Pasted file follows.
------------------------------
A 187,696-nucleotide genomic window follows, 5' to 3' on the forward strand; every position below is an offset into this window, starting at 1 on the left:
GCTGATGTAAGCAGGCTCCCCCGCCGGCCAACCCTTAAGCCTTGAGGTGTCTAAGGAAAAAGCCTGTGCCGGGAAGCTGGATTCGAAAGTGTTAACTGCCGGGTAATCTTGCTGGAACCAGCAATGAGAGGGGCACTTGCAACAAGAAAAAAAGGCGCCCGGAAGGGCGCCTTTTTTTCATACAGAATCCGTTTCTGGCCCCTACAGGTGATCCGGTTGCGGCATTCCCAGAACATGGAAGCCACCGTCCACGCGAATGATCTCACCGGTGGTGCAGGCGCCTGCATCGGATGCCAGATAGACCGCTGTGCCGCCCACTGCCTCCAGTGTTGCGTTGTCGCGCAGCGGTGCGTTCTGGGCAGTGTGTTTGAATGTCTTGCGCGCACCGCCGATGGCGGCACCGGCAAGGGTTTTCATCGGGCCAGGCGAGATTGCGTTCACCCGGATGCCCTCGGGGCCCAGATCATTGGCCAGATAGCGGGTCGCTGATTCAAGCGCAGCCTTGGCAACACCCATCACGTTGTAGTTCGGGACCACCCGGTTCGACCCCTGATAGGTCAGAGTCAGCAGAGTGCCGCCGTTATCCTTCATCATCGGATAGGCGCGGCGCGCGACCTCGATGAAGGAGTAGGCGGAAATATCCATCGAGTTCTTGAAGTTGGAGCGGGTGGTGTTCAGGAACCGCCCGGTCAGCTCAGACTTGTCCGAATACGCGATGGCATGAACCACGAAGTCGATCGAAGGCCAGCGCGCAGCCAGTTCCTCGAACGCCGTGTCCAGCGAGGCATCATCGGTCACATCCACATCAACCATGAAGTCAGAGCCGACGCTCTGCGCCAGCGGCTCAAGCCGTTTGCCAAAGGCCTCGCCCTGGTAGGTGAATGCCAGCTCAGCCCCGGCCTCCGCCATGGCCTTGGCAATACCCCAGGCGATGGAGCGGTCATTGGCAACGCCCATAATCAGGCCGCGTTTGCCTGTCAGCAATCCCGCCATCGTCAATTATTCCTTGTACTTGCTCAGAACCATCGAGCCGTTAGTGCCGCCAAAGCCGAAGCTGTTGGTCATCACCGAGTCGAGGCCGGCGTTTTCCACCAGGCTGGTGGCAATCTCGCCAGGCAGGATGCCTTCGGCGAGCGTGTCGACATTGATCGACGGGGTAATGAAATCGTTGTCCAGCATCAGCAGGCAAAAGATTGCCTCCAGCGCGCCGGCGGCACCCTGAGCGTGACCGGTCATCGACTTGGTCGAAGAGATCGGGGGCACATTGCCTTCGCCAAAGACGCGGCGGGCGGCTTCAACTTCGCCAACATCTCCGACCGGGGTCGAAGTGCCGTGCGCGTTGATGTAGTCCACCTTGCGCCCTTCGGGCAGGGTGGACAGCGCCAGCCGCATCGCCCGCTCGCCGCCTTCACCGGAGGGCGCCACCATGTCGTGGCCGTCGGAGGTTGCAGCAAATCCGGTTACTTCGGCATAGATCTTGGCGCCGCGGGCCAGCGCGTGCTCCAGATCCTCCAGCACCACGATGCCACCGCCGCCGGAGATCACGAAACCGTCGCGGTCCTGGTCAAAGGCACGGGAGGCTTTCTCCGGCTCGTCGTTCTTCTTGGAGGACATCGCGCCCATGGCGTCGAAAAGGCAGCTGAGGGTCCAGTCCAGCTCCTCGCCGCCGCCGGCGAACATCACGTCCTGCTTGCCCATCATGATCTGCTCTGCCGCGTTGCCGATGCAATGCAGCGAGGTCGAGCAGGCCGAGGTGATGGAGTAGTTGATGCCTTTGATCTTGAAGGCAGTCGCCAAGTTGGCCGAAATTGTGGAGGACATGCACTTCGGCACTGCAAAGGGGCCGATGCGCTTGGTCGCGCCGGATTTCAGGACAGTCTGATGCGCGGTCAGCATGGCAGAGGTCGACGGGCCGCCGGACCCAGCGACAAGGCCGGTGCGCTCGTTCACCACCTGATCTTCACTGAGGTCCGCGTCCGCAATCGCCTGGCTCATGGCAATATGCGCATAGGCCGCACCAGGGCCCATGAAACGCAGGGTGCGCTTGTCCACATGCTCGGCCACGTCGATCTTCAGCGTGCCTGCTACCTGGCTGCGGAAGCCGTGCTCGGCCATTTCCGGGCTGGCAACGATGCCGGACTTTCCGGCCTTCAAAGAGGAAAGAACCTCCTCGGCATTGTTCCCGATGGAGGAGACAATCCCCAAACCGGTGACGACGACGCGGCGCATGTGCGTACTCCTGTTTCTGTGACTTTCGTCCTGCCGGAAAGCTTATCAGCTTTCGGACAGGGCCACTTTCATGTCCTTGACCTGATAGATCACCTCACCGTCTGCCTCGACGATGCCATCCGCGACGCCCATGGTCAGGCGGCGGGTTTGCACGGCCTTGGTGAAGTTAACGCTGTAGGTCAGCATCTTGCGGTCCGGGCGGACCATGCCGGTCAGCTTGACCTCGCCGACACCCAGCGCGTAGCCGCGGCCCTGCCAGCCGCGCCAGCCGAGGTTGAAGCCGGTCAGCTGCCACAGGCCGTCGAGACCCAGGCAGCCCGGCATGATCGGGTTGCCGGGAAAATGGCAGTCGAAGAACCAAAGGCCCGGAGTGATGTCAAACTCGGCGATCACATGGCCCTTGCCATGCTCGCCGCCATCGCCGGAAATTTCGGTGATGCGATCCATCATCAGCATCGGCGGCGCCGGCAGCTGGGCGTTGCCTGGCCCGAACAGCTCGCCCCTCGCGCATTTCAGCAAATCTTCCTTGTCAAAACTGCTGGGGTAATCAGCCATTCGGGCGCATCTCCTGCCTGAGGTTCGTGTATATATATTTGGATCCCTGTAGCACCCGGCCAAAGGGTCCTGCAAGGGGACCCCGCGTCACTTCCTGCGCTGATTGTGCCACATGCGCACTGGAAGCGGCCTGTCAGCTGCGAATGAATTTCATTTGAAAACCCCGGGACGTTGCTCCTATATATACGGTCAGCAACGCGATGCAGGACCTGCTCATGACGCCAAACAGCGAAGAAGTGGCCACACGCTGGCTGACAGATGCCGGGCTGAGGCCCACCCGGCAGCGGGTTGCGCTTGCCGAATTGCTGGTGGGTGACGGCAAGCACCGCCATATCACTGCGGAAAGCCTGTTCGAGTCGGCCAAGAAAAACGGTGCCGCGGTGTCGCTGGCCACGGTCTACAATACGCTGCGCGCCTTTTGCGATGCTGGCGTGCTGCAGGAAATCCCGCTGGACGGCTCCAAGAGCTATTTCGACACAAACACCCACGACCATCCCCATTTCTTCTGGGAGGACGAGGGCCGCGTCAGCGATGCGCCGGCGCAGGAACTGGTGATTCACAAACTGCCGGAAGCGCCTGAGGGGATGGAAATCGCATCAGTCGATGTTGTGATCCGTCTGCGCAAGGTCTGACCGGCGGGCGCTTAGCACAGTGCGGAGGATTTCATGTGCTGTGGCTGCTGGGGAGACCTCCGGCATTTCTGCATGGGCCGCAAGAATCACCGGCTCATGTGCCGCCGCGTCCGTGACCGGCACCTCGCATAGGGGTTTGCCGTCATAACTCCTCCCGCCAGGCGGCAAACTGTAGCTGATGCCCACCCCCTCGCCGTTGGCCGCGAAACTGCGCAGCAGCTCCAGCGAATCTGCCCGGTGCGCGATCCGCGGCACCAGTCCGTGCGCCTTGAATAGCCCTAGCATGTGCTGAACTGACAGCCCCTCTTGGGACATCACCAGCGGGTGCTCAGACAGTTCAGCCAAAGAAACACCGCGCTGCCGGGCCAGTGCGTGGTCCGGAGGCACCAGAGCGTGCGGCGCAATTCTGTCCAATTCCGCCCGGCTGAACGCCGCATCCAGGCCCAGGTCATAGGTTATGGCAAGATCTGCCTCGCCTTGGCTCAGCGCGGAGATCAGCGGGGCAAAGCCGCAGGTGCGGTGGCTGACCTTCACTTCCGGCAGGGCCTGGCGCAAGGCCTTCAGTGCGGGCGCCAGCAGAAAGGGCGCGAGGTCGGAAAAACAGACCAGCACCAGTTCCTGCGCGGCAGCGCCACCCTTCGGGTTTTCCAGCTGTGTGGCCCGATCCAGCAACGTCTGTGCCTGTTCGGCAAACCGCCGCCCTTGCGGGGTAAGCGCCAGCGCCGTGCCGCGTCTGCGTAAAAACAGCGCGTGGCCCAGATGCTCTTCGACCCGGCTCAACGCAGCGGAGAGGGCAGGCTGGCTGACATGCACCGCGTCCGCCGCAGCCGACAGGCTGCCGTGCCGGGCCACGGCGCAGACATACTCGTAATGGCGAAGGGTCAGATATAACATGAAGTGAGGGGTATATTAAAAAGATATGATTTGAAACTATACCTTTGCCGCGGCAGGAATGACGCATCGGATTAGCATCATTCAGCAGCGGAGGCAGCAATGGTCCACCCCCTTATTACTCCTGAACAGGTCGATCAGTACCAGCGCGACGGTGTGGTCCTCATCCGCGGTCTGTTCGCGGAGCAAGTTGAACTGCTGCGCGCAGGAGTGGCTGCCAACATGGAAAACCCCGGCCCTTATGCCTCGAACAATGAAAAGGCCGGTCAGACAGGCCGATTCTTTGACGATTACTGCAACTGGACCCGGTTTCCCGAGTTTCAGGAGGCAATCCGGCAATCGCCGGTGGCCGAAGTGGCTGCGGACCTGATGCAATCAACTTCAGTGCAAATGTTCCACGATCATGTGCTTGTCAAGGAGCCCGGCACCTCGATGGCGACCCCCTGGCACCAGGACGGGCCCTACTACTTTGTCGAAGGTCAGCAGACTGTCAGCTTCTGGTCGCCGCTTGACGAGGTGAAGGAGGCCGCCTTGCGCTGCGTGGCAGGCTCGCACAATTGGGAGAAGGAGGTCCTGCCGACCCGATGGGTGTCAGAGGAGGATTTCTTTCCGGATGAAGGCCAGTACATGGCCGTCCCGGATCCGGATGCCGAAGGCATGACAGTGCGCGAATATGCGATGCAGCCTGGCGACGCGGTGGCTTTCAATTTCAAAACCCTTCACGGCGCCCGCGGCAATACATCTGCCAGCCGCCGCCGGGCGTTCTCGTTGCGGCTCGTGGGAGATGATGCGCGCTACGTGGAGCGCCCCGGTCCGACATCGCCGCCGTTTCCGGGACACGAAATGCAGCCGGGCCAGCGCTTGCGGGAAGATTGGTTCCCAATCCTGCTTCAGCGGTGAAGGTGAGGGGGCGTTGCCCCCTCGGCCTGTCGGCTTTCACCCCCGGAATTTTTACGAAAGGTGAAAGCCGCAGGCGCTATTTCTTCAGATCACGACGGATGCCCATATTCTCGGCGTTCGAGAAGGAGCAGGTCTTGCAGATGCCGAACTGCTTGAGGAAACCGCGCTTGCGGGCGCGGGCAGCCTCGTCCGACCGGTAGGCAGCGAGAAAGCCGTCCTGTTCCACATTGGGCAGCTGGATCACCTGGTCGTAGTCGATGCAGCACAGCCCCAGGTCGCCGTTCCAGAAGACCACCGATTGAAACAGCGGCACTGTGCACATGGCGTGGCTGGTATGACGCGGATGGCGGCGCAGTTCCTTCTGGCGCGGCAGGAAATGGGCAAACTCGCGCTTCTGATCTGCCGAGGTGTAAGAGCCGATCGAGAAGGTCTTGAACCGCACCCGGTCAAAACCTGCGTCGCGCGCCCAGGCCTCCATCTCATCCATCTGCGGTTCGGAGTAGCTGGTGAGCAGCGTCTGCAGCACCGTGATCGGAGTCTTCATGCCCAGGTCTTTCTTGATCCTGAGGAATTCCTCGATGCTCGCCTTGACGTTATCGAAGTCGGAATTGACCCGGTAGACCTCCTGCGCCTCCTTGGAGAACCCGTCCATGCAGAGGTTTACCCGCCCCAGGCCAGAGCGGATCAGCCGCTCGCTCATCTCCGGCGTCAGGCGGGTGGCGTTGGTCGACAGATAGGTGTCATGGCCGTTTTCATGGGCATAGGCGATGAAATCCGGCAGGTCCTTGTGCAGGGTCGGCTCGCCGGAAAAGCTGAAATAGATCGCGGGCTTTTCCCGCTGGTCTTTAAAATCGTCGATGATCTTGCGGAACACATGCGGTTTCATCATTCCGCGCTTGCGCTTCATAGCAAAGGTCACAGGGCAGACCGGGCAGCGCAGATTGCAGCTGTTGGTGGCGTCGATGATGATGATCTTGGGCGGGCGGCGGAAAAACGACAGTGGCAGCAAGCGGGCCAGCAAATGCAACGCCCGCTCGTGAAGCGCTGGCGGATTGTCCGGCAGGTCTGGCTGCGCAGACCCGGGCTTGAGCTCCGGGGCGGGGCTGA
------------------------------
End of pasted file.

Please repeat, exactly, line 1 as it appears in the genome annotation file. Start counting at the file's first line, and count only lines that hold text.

A 187,696-nucleotide genomic window follows, 5' to 3' on the forward strand; every position below is an offset into this window, starting at 1 on the left: